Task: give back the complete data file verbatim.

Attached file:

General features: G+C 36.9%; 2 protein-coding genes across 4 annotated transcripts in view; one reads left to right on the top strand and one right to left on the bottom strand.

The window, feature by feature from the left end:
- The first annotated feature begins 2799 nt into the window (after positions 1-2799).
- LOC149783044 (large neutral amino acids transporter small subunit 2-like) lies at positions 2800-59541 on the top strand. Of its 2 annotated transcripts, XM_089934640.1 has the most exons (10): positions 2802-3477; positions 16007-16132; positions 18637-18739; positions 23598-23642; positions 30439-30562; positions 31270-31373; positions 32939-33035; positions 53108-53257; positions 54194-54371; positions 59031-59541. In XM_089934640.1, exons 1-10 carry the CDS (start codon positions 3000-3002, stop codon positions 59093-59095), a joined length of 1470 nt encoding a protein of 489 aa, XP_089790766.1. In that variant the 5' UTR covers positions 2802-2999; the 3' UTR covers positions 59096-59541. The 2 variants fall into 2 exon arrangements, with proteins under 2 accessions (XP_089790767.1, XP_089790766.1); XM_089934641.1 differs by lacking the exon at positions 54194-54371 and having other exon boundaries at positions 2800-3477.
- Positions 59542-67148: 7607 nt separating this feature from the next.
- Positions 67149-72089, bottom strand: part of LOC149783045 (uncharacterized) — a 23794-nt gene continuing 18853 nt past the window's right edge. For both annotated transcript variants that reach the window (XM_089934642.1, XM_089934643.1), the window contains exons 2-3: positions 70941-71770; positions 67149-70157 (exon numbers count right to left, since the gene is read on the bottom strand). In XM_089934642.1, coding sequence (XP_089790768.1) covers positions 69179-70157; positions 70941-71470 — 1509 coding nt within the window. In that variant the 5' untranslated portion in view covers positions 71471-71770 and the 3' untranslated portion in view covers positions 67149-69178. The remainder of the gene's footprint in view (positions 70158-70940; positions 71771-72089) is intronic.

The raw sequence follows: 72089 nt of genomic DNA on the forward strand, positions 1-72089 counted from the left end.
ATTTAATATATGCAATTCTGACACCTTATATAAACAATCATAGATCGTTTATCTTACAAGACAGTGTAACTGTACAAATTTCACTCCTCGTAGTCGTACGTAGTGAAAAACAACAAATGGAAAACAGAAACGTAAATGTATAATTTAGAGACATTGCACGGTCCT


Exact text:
General features: G+C 36.9%; 2 protein-coding genes across 4 annotated transcripts in view; one reads left to right on the top strand and one right to left on the bottom strand.

The window, feature by feature from the left end:
- The first annotated feature begins 2799 nt into the window (after positions 1-2799).
- LOC149783044 (large neutral amino acids transporter small subunit 2-like) lies at positions 2800-59541 on the top strand. Of its 2 annotated transcripts, XM_089934640.1 has the most exons (10): positions 2802-3477; positions 16007-16132; positions 18637-18739; positions 23598-23642; positions 30439-30562; positions 31270-31373; positions 32939-33035; positions 53108-53257; positions 54194-54371; positions 59031-59541. In XM_089934640.1, exons 1-10 carry the CDS (start codon positions 3000-3002, stop codon positions 59093-59095), a joined length of 1470 nt encoding a protein of 489 aa, XP_089790766.1. In that variant the 5' UTR covers positions 2802-2999; the 3' UTR covers positions 59096-59541. The 2 variants fall into 2 exon arrangements, with proteins under 2 accessions (XP_089790767.1, XP_089790766.1); XM_089934641.1 differs by lacking the exon at positions 54194-54371 and having other exon boundaries at positions 2800-3477.
- Positions 59542-67148: 7607 nt separating this feature from the next.
- Positions 67149-72089, bottom strand: part of LOC149783045 (uncharacterized) — a 23794-nt gene continuing 18853 nt past the window's right edge. For both annotated transcript variants that reach the window (XM_089934642.1, XM_089934643.1), the window contains exons 2-3: positions 70941-71770; positions 67149-70157 (exon numbers count right to left, since the gene is read on the bottom strand). In XM_089934642.1, coding sequence (XP_089790768.1) covers positions 69179-70157; positions 70941-71470 — 1509 coding nt within the window. In that variant the 5' untranslated portion in view covers positions 71471-71770 and the 3' untranslated portion in view covers positions 67149-69178. The remainder of the gene's footprint in view (positions 70158-70940; positions 71771-72089) is intronic.

The raw sequence follows: 72089 nt of genomic DNA on the forward strand, positions 1-72089 counted from the left end.
ATTTAATATATGCAATTCTGACACCTTATATAAACAATCATAGATCGTTTATCTTACAAGACAGTGTAACTGTACAAATTTCACTCCTCGTAGTCGTACGTAGTGAAAAACAACAAATGGAAAACAGAAACGTAAATGTATAATTTAGAGACATTGCACGGTCCT